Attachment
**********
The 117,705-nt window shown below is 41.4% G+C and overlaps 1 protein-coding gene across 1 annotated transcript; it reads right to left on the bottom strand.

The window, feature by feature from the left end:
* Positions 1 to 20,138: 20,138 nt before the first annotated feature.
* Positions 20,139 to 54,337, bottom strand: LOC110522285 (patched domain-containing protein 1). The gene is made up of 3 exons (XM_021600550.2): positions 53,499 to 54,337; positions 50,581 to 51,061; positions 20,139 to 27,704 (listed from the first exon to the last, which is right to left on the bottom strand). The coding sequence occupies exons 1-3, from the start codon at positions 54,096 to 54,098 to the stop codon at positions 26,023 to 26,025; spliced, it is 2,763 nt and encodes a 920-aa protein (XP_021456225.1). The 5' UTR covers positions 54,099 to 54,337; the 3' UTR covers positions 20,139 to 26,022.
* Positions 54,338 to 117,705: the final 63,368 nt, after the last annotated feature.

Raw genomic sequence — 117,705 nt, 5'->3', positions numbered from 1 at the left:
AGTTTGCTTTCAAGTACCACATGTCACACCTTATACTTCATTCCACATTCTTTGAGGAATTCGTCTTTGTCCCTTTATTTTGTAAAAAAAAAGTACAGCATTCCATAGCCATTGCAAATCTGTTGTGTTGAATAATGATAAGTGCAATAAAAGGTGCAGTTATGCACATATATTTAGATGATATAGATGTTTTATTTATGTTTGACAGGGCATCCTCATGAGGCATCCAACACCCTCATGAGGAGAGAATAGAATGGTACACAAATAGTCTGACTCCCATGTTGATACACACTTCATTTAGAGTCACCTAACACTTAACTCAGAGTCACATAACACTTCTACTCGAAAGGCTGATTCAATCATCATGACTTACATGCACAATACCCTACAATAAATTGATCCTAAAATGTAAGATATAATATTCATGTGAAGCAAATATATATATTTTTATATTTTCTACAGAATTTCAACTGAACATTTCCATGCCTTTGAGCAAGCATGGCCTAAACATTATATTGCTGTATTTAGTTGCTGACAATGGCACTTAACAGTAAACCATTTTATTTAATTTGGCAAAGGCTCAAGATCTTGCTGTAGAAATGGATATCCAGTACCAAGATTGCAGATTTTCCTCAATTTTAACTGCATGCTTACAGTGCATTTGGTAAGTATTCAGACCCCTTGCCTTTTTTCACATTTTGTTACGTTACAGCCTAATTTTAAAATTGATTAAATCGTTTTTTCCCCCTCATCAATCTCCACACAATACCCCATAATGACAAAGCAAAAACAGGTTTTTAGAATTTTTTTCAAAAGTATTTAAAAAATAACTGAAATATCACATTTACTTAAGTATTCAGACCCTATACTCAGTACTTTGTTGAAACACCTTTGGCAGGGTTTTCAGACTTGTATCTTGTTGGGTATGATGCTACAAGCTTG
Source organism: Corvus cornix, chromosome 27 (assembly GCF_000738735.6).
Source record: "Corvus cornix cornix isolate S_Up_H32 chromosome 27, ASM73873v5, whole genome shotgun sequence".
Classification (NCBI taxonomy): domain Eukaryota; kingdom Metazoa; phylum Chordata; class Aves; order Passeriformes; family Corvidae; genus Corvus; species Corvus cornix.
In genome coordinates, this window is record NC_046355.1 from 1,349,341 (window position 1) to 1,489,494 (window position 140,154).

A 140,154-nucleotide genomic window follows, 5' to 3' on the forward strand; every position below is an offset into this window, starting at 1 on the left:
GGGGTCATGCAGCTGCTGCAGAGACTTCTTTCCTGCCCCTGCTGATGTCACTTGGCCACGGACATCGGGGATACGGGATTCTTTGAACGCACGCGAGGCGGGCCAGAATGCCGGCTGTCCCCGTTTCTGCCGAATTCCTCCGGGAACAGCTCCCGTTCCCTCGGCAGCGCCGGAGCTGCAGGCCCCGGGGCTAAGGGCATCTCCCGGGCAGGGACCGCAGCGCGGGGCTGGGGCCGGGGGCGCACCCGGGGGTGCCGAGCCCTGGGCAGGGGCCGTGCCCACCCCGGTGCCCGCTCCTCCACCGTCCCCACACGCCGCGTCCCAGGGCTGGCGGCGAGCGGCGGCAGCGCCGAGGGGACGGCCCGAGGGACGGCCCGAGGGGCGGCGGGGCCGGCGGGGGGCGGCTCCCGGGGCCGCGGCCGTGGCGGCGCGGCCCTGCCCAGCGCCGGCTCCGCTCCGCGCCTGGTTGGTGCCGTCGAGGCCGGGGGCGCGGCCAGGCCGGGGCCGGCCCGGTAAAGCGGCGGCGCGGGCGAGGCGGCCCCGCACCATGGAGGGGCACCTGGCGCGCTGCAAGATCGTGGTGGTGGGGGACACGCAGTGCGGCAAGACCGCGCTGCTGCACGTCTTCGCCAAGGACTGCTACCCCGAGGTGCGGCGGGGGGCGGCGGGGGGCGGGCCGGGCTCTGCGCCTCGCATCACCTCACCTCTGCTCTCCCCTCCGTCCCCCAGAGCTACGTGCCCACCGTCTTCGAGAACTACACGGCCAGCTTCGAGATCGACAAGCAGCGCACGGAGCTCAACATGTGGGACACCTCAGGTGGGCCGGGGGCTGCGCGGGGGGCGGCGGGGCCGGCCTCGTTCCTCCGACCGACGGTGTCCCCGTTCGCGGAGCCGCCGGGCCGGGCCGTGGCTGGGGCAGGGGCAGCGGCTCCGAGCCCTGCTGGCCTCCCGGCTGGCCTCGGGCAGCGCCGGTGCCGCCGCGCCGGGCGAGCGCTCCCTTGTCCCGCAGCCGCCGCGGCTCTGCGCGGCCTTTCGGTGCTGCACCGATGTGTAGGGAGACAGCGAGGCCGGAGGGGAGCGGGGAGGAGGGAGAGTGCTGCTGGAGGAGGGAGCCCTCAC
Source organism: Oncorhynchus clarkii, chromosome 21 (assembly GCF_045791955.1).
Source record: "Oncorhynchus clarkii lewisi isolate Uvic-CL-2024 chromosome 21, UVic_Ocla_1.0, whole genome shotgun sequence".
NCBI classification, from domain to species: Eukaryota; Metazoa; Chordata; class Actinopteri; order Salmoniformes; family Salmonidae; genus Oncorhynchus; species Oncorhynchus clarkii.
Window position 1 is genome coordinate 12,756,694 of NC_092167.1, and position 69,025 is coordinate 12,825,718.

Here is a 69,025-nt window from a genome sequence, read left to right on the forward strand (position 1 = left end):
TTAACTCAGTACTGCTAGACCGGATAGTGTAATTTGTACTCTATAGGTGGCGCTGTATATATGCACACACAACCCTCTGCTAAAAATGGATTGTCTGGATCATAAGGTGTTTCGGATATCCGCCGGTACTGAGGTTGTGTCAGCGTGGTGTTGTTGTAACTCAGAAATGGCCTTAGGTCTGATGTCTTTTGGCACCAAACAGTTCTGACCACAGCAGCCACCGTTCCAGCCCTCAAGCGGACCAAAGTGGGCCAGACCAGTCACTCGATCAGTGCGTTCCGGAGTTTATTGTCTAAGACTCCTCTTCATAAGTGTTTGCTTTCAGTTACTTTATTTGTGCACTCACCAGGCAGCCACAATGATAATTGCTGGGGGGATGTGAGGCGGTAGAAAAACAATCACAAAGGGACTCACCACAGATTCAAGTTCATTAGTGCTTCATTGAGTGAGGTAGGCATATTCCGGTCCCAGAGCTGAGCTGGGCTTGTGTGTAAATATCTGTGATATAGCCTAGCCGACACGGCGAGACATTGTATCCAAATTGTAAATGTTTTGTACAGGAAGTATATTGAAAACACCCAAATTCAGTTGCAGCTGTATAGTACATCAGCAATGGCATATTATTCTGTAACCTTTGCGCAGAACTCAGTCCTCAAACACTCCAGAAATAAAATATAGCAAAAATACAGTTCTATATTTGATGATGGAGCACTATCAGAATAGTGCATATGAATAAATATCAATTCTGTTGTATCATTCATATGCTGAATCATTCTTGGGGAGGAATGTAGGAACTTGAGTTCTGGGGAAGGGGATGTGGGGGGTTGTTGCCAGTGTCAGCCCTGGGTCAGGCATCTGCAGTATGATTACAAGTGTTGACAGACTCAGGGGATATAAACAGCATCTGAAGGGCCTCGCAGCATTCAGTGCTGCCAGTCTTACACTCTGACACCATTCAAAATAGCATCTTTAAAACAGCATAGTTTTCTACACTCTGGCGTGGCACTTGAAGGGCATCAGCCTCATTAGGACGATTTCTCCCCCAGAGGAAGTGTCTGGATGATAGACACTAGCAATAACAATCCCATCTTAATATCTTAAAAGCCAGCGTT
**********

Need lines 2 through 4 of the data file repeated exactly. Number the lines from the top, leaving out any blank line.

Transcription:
The window, feature by feature from the left end:
* Positions 1 to 20,138: 20,138 nt before the first annotated feature.
* Positions 20,139 to 54,337, bottom strand: LOC110522285 (patched domain-containing protein 1). The gene is made up of 3 exons (XM_021600550.2): positions 53,499 to 54,337; positions 50,581 to 51,061; positions 20,139 to 27,704 (listed from the first exon to the last, which is right to left on the bottom strand). The coding sequence occupies exons 1-3, from the start codon at positions 54,096 to 54,098 to the stop codon at positions 26,023 to 26,025; spliced, it is 2,763 nt and encodes a 920-aa protein (XP_021456225.1). The 5' UTR covers positions 54,099 to 54,337; the 3' UTR covers positions 20,139 to 26,022.